July 4, 2010:  A Chinese destroyer and frigate, moving through international waters,  passed Okinawa,  headed east. This is the second time this year that Chinese warships have been spotted doing this. These two sightings are believed directed more at Vietnam, which has been using fishing boats to confront Chinese patrol boats found in the vicinity of disputed islands. But China is increasing the time its ships spend on the high seas. This can be seen by the use of four month tours on the anti-piracy patrol off Somalia. The sixth batch of ships recent departed. The Chinese considers this patrol duty as an excellent training exercise.

June 26, 2010:  The 2.3 million members of the Chinese military were banned from writing blogs, maintaining personnel web pages, using social media or dealing with anyone they didn't know on the web. This is part of an effort to stem the flow of military information via the web. Over the last decade, the Internet, cell phones (and cell phone cameras) have destroyed the tight secrecy China had long maintained around its military. China wants its secrecy back, but that is probably a futile exercise, and the effort to do so hurts troop morale a lot.

June 25, 2010: After nine years of investigation and prosecution, a court acquitted six former Taiwanese naval officers of bribery charges. This was part of an investigation into the payment of bribes to insure that a French firm got a contract to build six frigates for Taiwan. These were built in the early 1990s, but a navy officer was murdered in 1993, and many believed it was to prevent the exposure of the corruption. The chief suspect fled the country, and remains at large. But $520 million, the bulk of the bribe money, was found in a Swiss bank, and frozen until the missing Mr. Wang can be arrested and tried.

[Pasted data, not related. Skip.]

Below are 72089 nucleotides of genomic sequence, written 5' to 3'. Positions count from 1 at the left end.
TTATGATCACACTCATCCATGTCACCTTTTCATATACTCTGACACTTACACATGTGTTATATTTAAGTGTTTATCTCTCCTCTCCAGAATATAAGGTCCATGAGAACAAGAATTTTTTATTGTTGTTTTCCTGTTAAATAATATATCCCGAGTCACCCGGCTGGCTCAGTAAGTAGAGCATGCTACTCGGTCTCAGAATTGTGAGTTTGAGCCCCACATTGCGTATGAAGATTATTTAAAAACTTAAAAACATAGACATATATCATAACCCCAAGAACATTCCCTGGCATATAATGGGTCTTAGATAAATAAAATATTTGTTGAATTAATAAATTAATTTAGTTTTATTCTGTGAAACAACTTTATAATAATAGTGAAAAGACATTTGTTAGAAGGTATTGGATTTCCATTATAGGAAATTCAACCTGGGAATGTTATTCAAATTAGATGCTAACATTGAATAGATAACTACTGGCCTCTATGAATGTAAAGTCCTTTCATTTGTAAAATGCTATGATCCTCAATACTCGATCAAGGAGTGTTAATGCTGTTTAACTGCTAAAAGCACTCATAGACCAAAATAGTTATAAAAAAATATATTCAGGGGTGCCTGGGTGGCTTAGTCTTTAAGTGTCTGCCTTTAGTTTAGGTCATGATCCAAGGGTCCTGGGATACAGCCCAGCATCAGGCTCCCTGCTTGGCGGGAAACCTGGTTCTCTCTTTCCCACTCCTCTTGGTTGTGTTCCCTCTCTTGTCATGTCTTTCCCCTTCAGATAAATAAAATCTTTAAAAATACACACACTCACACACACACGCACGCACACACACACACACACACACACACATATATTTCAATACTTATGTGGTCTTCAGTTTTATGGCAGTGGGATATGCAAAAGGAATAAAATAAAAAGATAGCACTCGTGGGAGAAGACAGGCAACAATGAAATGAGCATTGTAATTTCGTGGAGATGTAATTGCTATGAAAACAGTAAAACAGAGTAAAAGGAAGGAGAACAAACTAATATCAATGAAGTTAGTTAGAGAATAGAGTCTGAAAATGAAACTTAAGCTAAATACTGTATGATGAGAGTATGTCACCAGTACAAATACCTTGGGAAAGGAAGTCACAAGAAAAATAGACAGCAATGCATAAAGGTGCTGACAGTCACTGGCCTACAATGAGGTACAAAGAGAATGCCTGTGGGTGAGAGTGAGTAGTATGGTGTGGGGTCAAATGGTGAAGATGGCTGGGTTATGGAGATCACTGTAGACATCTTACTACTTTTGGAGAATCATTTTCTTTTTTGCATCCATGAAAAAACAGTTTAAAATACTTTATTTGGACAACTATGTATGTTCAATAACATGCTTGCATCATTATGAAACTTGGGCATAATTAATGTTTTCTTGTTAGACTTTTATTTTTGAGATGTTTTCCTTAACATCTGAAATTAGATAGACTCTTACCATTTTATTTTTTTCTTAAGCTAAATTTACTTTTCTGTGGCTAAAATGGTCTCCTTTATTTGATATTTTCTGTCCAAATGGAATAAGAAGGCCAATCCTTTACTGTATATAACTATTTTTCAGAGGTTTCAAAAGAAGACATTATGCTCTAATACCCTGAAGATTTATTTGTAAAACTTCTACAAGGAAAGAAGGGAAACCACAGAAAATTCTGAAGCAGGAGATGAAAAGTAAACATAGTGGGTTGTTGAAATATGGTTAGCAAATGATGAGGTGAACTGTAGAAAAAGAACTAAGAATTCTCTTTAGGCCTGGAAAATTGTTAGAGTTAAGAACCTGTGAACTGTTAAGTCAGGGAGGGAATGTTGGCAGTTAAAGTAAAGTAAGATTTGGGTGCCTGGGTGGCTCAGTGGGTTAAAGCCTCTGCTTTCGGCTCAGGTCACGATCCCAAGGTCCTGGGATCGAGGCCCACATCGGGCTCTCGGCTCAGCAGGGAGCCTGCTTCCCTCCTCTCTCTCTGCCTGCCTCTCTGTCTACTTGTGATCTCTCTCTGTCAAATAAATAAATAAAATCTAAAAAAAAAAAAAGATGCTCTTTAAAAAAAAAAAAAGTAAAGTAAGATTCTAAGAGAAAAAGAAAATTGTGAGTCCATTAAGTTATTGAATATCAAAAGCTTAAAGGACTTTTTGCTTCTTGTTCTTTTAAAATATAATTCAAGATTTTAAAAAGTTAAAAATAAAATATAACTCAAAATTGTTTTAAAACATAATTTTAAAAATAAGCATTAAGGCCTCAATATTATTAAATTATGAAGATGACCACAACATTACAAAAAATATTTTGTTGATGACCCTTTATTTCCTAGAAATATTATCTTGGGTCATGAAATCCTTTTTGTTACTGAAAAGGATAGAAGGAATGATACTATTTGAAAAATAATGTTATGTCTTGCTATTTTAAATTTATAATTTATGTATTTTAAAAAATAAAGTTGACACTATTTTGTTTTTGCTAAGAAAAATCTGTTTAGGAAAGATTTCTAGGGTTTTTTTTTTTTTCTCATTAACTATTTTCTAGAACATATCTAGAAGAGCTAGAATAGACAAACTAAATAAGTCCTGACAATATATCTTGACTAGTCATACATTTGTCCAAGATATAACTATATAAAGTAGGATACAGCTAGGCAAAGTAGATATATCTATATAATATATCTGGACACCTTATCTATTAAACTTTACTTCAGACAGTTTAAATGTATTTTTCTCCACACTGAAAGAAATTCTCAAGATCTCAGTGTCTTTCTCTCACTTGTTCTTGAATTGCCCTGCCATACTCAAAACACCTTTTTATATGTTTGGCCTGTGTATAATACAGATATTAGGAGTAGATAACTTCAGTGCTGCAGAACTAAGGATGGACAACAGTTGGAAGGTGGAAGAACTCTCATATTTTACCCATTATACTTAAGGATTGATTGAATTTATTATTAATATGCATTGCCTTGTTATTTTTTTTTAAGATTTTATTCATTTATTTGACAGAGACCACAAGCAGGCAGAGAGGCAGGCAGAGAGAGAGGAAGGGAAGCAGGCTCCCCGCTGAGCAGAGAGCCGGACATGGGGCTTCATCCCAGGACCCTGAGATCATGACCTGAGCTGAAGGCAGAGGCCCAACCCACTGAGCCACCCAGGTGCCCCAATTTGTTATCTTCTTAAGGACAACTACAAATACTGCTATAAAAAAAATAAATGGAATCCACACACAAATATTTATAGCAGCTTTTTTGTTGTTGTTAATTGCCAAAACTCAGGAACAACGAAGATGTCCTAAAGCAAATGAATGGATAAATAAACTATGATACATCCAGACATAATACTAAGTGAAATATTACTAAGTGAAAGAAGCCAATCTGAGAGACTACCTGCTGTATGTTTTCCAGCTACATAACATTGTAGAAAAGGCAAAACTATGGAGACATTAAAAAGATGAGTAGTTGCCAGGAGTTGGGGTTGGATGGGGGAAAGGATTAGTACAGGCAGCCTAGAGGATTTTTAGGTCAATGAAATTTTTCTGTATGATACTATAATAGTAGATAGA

June 24, 2010: In western China, police arrested a dozen or so men they said were responsible for several terror attacks (and at least ten deaths) over the last few years. Three of those arrested were from a group of twenty Turkic Uighurs who had fled China, but were arrested in Cambodia and returned to China recently. Many of the eight million Uighurs in western China are hostile to the Han majority, and the growing number of Han migrants.

June 21, 2010: Despite a $930 reward, the Taiwanese navy has still not recovered a practice torpedo one of its submarines lost during training exercise ten days ago. The torpedo remained attached to the sub, via a cable, after it was fired. But the cable unexpectedly broke. It was hoped that the reward would encourage fishermen, and other mariners, to be on the lookout for the missing torpedo (which is worth a lot more than $930.)

June 20, 2010: After years of pressure from major trading partners, China has agreed to allow its currency (the yuan) to be freely bought and sold. This means that the international value of the yuan will more accurately reflect the state of the Chinese economy (which has been growing nearly ten percent a year for over two decades). By letting the yuan "float", the cost of Chinese exports will go up (reducing demand somewhat), while Chinese will be able to buy foreign goods for less.